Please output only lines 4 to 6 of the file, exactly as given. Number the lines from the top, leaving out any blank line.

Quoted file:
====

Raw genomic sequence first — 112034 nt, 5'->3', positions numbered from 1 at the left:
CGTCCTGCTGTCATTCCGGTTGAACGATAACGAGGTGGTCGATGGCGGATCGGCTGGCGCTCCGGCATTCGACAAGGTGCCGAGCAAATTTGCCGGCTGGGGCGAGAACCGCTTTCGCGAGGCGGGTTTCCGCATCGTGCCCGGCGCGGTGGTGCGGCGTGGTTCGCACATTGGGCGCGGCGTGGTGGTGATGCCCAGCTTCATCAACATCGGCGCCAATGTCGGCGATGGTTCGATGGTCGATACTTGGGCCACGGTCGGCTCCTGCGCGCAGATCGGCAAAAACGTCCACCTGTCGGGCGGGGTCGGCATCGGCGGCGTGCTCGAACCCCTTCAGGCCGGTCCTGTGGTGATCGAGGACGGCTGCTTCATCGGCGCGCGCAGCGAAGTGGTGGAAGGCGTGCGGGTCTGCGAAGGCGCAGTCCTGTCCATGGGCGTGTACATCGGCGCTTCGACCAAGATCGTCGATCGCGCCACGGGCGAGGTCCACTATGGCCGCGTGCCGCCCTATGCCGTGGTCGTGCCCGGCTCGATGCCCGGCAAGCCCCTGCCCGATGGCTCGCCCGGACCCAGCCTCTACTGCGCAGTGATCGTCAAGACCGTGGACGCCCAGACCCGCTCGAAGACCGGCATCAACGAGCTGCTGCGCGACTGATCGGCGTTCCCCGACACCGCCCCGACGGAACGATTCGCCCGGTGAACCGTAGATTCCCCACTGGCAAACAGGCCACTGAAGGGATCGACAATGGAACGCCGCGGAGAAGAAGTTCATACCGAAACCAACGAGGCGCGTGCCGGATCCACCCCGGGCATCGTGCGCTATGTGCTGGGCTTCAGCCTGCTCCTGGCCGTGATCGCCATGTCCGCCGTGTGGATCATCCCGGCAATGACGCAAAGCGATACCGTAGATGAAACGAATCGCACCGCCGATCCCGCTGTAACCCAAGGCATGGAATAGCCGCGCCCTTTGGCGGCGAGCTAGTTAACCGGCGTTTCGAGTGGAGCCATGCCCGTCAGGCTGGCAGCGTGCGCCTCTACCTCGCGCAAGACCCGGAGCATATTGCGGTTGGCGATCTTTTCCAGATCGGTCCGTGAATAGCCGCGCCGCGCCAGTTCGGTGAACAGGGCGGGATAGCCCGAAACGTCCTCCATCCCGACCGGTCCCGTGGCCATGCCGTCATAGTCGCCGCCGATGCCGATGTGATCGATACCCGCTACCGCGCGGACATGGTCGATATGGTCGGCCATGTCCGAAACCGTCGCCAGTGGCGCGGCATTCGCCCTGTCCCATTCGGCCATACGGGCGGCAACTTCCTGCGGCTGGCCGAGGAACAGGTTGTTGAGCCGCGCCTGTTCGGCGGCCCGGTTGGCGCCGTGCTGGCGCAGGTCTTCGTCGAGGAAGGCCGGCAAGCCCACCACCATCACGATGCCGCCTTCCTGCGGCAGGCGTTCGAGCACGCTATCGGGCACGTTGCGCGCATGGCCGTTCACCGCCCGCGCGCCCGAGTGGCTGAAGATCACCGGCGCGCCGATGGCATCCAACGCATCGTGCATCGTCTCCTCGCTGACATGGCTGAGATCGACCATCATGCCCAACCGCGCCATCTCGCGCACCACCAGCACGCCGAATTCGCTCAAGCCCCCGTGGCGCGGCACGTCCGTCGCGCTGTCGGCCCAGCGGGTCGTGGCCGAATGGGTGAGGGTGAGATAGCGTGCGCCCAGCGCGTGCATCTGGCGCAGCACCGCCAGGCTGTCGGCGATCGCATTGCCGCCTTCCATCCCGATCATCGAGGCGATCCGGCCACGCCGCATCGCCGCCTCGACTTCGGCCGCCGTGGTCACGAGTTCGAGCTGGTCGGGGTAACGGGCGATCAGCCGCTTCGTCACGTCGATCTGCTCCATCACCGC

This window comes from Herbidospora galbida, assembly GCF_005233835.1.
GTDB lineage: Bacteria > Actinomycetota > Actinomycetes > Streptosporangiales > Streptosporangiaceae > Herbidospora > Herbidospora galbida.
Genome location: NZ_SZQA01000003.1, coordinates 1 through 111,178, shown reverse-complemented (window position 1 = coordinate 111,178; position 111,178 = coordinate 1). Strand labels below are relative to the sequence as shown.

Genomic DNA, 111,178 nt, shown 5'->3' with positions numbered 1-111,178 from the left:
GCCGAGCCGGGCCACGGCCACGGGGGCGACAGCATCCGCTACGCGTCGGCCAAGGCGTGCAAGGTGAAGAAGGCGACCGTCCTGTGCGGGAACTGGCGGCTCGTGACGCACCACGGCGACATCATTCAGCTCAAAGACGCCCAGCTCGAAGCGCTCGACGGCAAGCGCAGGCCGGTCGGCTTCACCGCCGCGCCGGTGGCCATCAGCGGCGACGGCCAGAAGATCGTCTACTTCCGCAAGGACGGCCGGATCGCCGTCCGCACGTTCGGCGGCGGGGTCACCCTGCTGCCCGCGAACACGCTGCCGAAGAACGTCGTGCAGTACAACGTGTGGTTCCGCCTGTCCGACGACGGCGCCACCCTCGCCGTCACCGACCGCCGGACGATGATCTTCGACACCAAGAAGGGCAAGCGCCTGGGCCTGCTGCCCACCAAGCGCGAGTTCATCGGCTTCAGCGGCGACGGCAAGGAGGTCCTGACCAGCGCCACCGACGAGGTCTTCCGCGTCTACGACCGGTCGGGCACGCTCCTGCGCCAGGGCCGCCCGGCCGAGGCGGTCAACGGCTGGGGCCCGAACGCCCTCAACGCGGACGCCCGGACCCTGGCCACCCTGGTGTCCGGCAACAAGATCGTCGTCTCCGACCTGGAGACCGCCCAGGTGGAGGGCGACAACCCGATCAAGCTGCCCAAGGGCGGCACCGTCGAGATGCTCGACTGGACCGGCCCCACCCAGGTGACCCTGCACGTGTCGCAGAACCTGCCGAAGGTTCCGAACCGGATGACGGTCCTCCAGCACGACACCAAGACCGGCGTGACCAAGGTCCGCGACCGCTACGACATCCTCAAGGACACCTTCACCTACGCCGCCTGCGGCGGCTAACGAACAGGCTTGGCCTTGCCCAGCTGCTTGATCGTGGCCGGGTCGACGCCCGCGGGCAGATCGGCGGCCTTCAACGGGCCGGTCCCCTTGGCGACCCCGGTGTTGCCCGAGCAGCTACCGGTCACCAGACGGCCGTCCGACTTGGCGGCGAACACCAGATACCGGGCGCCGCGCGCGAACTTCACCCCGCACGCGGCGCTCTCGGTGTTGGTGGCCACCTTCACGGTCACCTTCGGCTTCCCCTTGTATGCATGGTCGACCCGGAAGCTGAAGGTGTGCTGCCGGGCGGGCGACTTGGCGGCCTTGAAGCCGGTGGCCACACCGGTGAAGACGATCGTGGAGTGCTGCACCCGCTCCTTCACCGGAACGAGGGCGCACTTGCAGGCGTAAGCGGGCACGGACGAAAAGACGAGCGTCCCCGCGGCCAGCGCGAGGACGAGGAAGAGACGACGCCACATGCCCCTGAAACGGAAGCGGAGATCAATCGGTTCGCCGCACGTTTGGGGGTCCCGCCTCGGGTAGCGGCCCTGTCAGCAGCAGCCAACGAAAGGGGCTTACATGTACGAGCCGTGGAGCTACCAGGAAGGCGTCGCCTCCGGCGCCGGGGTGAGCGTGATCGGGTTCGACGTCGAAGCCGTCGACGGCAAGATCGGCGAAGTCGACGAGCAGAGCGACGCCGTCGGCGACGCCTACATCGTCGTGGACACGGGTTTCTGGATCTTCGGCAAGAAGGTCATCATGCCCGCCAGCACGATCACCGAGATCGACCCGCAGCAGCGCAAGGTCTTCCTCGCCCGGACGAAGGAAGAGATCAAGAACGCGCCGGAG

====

GTDB lineage: Bacteria > Actinomycetota > Actinomycetes > Streptosporangiales > Streptosporangiaceae > Herbidospora > Herbidospora galbida.
Genome location: NZ_SZQA01000003.1, coordinates 1 through 111,178, shown reverse-complemented (window position 1 = coordinate 111,178; position 111,178 = coordinate 1). Strand labels below are relative to the sequence as shown.

Genomic DNA, 111,178 nt, shown 5'->3' with positions numbered 1-111,178 from the left: